The roadmap to sustainability starts with sustainable air fuels (SAFs), according to Michael Schreyoegg, Chief Program Officer of MTU Aero Engines.
The engine specialist develops new engines, partnering with GE on widebody engines and Pratt & Whitney on narrow body and regional engines. The company also has a service unit and is the biggest independent service providers for engines in the aviation market
MTU has worked in collaboration with Boeing on the GE9X engine for the Boeing 777X as a four per cent partner on the engine, which Schreyoegg deemed to be “the most powerful in the world.”
Schreyoegg explained that sustainability will aviation will start with SAF: “I see in the next 10 to 20 years sustainable air fuels will be produced, they will be also used in our aircraft especially on the long haul side, but also then we have to think about more revolutionary technology concepts. You see aircraft on this side here, maybe in five years ten years from now they are powered by a fuel cell or by a revolutionary turbo machinery and all of this is on our technology roadmap and we are ready, we are prepared.”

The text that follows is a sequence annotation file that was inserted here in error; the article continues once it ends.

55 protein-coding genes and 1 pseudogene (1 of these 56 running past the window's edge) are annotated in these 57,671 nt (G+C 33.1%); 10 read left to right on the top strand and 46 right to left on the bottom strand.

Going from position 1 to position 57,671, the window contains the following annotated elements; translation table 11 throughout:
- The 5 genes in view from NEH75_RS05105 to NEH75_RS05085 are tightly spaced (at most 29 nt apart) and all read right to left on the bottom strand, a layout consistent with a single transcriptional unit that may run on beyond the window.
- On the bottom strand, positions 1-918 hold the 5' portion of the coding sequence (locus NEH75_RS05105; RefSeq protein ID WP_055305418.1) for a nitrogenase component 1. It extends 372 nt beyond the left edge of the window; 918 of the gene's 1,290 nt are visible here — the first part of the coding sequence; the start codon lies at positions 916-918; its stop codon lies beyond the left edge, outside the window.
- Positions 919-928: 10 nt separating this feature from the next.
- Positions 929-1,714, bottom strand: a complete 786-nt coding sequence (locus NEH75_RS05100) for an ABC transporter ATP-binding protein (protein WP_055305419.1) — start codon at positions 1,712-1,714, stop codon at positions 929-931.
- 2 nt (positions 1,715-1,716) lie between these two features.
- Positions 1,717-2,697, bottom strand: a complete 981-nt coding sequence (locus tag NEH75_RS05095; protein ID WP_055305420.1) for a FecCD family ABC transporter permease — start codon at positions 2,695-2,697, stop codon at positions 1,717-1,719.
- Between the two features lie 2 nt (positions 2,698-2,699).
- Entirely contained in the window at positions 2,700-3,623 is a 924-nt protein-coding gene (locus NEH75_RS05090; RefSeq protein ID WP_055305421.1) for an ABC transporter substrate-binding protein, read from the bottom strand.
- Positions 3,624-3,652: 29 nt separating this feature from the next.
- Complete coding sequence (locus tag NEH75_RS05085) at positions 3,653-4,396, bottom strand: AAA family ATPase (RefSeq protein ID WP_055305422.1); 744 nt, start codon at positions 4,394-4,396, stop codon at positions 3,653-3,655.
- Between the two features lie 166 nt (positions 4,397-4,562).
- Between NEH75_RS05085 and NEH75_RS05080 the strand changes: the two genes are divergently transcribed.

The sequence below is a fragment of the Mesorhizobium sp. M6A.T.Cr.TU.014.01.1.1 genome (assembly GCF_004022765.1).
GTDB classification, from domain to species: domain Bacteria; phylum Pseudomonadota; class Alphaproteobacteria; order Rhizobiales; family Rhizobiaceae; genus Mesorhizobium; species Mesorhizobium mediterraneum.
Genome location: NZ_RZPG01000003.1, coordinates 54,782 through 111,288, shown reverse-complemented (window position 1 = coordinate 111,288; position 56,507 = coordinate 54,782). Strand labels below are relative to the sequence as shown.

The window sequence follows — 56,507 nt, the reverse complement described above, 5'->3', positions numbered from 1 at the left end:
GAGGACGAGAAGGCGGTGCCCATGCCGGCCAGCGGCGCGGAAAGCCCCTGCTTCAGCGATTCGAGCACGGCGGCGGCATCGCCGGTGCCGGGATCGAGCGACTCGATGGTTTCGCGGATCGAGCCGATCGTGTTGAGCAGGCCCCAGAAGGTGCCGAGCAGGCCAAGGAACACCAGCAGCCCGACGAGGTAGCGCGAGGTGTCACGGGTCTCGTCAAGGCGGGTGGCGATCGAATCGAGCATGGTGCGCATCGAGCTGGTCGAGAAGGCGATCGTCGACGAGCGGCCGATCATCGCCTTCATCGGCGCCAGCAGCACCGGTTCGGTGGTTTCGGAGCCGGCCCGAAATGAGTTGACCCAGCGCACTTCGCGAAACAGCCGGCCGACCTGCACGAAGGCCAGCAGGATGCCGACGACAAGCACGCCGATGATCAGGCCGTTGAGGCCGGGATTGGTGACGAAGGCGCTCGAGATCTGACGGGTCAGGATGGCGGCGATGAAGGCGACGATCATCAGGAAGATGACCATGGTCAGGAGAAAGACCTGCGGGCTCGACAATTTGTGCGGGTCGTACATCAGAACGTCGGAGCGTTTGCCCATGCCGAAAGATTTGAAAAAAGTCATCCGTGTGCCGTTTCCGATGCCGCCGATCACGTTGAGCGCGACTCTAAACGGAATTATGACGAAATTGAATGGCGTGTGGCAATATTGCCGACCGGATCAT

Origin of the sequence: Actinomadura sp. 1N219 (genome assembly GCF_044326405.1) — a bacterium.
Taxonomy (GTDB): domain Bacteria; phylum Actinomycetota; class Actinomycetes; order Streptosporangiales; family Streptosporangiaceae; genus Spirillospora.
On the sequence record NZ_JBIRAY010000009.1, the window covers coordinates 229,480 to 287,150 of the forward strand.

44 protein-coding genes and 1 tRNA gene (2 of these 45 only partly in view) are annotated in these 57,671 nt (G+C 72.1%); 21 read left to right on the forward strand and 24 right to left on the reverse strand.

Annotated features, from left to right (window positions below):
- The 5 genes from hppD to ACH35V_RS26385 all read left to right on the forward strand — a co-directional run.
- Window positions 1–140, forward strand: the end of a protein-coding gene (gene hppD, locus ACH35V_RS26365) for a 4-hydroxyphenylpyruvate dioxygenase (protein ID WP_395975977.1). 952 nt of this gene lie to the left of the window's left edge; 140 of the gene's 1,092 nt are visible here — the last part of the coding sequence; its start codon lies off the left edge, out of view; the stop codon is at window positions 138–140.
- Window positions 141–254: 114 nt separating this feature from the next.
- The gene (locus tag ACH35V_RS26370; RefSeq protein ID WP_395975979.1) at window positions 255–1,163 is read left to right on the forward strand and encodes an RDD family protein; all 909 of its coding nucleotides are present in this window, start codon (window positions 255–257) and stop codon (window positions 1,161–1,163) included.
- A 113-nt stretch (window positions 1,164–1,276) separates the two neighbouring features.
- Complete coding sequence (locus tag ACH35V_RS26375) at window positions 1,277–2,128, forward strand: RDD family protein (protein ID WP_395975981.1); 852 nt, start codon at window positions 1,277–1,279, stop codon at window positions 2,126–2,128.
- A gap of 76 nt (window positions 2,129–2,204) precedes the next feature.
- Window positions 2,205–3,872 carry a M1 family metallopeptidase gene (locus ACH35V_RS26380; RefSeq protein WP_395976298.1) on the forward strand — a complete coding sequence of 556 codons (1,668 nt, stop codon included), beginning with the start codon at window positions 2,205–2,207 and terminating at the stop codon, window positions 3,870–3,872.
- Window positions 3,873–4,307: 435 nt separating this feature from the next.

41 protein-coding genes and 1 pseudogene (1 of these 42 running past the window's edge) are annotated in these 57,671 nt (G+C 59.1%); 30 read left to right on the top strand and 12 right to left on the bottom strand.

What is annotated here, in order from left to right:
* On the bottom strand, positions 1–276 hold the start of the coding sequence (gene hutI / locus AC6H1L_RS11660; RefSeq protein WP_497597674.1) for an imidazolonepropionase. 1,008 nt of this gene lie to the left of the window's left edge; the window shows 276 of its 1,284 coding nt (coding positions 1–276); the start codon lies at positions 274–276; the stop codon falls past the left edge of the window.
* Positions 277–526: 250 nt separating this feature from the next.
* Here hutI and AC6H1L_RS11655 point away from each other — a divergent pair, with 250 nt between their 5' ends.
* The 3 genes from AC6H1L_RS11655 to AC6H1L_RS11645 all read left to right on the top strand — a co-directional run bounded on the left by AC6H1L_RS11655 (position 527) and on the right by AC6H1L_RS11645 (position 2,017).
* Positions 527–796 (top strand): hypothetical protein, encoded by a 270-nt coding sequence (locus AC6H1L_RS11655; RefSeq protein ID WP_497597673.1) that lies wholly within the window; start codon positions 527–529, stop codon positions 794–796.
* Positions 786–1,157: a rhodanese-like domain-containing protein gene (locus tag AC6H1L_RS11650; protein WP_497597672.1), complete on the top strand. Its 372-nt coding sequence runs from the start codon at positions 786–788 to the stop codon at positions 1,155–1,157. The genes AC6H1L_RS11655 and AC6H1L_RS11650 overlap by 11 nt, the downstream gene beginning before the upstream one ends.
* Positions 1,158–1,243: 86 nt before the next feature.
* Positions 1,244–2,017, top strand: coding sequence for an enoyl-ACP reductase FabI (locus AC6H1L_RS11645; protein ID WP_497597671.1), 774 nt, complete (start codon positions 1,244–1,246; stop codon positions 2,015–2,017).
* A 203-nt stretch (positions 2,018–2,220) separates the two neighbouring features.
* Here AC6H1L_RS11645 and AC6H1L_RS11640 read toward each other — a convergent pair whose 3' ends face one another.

“Collaboration and co-operation will be key”
“Also on the long-haul flights we will see artificial fuels tailor-made for the aviation which will greatly reduce carbon dioxide emissions but we can also avoid for example any extra emissions. We can also tailor-made this kind of fuels, this kind of synthetic fuel, to specific use in aerospace – I’m looking forward to this fantastic journey.”
Collaboration and co-operation will be key to creating a more sustainable future, as Schreyoegg explained: “MTU is a company which has a heritage of 85 years of collaborating with people across the globe and this is a position and also a strategy which will take forward also to sustainability. We are cooperating here with people who are producing sustainable air fuels also we will find new partners when it comes to new propulsion technologies.”